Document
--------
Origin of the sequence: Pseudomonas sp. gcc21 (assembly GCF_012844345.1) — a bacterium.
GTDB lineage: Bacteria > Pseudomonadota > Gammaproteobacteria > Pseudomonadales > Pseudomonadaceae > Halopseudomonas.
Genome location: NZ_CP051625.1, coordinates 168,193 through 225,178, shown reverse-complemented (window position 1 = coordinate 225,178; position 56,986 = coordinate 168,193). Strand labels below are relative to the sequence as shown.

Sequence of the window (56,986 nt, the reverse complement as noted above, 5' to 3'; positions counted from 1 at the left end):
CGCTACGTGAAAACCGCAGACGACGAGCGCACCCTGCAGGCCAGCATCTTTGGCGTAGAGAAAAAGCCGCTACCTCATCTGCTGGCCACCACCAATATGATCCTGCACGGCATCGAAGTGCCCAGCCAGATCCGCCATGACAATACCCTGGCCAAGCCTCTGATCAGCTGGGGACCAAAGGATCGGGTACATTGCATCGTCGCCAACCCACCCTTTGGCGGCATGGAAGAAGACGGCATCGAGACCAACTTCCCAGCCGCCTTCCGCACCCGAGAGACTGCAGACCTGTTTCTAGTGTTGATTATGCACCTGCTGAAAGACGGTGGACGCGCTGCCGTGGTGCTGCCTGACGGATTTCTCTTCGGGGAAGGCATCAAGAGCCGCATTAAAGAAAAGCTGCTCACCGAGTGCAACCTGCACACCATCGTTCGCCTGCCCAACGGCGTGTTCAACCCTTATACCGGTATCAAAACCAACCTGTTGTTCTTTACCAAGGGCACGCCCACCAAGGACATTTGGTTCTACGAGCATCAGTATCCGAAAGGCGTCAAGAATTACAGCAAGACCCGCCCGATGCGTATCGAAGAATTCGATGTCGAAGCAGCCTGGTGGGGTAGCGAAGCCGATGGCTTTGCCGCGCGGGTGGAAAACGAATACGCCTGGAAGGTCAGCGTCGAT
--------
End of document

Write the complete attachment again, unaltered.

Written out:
Origin of the sequence: Pseudomonas sp. gcc21 (assembly GCF_012844345.1) — a bacterium.
GTDB lineage: Bacteria > Pseudomonadota > Gammaproteobacteria > Pseudomonadales > Pseudomonadaceae > Halopseudomonas.
Genome location: NZ_CP051625.1, coordinates 168,193 through 225,178, shown reverse-complemented (window position 1 = coordinate 225,178; position 56,986 = coordinate 168,193). Strand labels below are relative to the sequence as shown.

Sequence of the window (56,986 nt, the reverse complement as noted above, 5' to 3'; positions counted from 1 at the left end):
CGCTACGTGAAAACCGCAGACGACGAGCGCACCCTGCAGGCCAGCATCTTTGGCGTAGAGAAAAAGCCGCTACCTCATCTGCTGGCCACCACCAATATGATCCTGCACGGCATCGAAGTGCCCAGCCAGATCCGCCATGACAATACCCTGGCCAAGCCTCTGATCAGCTGGGGACCAAAGGATCGGGTACATTGCATCGTCGCCAACCCACCCTTTGGCGGCATGGAAGAAGACGGCATCGAGACCAACTTCCCAGCCGCCTTCCGCACCCGAGAGACTGCAGACCTGTTTCTAGTGTTGATTATGCACCTGCTGAAAGACGGTGGACGCGCTGCCGTGGTGCTGCCTGACGGATTTCTCTTCGGGGAAGGCATCAAGAGCCGCATTAAAGAAAAGCTGCTCACCGAGTGCAACCTGCACACCATCGTTCGCCTGCCCAACGGCGTGTTCAACCCTTATACCGGTATCAAAACCAACCTGTTGTTCTTTACCAAGGGCACGCCCACCAAGGACATTTGGTTCTACGAGCATCAGTATCCGAAAGGCGTCAAGAATTACAGCAAGACCCGCCCGATGCGTATCGAAGAATTCGATGTCGAAGCAGCCTGGTGGGGTAGCGAAGCCGATGGCTTTGCCGCGCGGGTGGAAAACGAATACGCCTGGAAGGTCAGCGTCGAT